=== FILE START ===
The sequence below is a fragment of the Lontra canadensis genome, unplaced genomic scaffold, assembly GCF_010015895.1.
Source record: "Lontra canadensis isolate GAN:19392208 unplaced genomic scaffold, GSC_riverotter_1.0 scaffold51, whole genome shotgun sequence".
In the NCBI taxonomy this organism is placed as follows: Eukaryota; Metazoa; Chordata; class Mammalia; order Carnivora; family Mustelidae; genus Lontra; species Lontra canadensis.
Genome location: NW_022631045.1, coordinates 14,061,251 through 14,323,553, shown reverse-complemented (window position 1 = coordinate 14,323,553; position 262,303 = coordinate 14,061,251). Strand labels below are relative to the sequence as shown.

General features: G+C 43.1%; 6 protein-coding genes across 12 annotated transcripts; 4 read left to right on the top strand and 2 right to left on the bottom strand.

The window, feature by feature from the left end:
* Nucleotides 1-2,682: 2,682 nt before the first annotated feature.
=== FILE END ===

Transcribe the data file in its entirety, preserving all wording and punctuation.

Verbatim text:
The sequence below is a fragment of the Lontra canadensis genome, unplaced genomic scaffold, assembly GCF_010015895.1.
Source record: "Lontra canadensis isolate GAN:19392208 unplaced genomic scaffold, GSC_riverotter_1.0 scaffold51, whole genome shotgun sequence".
In the NCBI taxonomy this organism is placed as follows: Eukaryota; Metazoa; Chordata; class Mammalia; order Carnivora; family Mustelidae; genus Lontra; species Lontra canadensis.
Genome location: NW_022631045.1, coordinates 14,061,251 through 14,323,553, shown reverse-complemented (window position 1 = coordinate 14,323,553; position 262,303 = coordinate 14,061,251). Strand labels below are relative to the sequence as shown.

General features: G+C 43.1%; 6 protein-coding genes across 12 annotated transcripts; 4 read left to right on the top strand and 2 right to left on the bottom strand.

The window, feature by feature from the left end:
* Nucleotides 1-2,682: 2,682 nt before the first annotated feature.